The style of drain field installed is determined by the state’s environmental health department. They survey the lot and have soil test completed to draw up a septic permit. This is why if suitable soil is found uphill or off-site, a pump tank is also installed.

How Large Is a Typical Drain Field?

For new installation, the size of the drain field will always match it’s application. There will also be a 100% percent repair area.

A conventional septic system’s lines are 3′ feet wide. Between each line is 6′ feet of untouched “virgin” soil. There are also drain field “beds.” Basically lines that have been pushed together with no “virgin” soil between them. As an aside, in some advanced septic systems the lines may  be 2′ feet wide.

The line’s depth is determined by the state after soil test. For existing septic systems, minimum drain field trench depth is 6″ inches while maximum depth could be 5′ feet! On new installations the trench depth is normally 36″ inches at most, with 6″ inches being the minimum.

Taking Care of Your Septic Drain Field in 3 Easy Steps:

1. Never drive an automobile or heavy equipment over the septic tank, distribution device, or drain field. The excess weight will cause compaction of the soil and drain field aggregate, it can lead to damage to the septic tank and distribution device. Lawn mowers and foot traffic are perfectly safe to be above a well maintained septic system.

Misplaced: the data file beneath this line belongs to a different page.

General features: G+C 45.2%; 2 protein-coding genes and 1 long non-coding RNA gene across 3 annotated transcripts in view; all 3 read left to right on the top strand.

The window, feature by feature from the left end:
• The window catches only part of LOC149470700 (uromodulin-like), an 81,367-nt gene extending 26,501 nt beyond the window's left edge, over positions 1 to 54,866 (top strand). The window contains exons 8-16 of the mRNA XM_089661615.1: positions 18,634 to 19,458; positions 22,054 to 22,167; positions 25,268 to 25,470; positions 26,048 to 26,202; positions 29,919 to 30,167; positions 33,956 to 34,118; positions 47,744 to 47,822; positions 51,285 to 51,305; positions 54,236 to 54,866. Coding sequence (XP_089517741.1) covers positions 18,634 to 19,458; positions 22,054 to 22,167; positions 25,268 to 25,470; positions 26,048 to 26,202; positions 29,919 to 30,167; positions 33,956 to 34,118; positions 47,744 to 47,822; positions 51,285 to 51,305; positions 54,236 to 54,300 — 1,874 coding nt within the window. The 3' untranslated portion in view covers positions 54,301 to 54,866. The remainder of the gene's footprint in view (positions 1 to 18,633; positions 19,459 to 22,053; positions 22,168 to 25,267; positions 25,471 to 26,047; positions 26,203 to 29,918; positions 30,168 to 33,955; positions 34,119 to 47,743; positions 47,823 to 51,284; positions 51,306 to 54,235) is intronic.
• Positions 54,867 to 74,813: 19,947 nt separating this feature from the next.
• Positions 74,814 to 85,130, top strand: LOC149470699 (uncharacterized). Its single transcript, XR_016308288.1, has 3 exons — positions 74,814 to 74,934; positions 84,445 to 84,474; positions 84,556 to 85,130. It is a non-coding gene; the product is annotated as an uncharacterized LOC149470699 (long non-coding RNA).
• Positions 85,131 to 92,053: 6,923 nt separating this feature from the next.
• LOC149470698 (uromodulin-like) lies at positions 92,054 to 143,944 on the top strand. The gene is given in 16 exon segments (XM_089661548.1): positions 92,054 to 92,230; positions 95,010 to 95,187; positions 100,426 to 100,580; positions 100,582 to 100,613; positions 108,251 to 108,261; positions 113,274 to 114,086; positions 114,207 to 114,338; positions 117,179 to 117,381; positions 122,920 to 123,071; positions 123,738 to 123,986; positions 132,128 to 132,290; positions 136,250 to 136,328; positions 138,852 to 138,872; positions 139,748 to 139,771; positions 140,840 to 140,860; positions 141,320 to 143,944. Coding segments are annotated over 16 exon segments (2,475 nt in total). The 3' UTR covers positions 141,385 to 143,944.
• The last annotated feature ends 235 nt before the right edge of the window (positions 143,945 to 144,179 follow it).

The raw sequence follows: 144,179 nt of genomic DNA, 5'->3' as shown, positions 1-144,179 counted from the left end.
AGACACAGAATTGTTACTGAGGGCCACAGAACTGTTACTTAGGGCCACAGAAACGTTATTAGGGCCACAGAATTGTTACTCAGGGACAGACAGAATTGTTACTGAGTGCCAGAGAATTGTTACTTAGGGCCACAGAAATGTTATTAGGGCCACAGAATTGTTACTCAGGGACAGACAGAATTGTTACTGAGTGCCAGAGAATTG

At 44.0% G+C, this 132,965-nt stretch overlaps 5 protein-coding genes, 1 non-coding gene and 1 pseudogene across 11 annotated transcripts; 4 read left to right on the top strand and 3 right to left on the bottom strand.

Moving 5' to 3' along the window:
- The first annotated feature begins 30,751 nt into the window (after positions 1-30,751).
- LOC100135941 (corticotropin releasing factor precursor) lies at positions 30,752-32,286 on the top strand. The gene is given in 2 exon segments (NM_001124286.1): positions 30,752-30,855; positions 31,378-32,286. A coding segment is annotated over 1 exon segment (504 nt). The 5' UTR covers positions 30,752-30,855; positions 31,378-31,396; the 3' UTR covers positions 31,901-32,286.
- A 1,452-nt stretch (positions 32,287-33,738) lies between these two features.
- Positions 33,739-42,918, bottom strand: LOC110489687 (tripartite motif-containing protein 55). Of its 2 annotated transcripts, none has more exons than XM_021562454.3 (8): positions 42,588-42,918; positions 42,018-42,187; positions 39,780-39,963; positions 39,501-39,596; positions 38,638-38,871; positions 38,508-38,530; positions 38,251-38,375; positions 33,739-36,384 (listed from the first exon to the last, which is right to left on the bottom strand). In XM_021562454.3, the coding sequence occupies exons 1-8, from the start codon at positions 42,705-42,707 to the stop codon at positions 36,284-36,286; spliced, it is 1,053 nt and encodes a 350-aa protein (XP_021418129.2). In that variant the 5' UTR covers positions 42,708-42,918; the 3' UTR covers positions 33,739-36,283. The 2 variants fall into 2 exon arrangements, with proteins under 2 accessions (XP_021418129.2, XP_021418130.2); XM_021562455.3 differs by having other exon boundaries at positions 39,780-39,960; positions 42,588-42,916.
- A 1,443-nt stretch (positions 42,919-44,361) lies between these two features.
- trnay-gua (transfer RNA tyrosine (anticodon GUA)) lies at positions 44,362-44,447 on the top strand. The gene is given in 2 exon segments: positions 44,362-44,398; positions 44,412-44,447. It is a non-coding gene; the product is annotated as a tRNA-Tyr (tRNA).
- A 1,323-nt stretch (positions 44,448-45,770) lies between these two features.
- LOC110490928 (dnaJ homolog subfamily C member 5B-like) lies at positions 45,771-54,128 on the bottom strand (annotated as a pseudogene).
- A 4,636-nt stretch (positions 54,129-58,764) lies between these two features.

2. Don’t build anything over your septic tank, distribution device, or drain field. By building over your drain field its proficiency is greatly limited. This is because 25% of the waste water absorption is done by the grass grown over the drain field.

3. Note your water usage. A septic system does not have an unlimited capacity. The more water your household uses, the greater the likelihood of problems with the septic system.

Water conservation practices can help reduce the amount of waste water generated in the home. Periodically check your plumbing for leaky faucets and toilets. Uncorrected leaks can more than double the amount of water you use. Many soils can absorb the 200 to 250 gallons of waste water produced daily by a family of four. However, 250 gallons extra could waterlog the soil!

In conclusion, the drain field is a very useful and necessary part of the septic system. It provides filtration and dispersal that eliminates waste while preventing disease. As a homeowner, we strongly urge that you contact your local county enviromental health department. Ask them for a copy of your septic system permit. Having it in hand will help you maintain your septic system. And you can avoid potentially damaging your drain field.

If you notice smelly water pooling in your yard then you may have a failing septic system. Waste water should always filter through the ground without breaking the surface. We encourage you to contact us if you happen to be in our part of North Carolina. Or look up a nearby septic repair specialist near you to get your septic working right. Also check out our page on Terralift, an effective and inexpensive way to fix your drain field without tearing up your yard.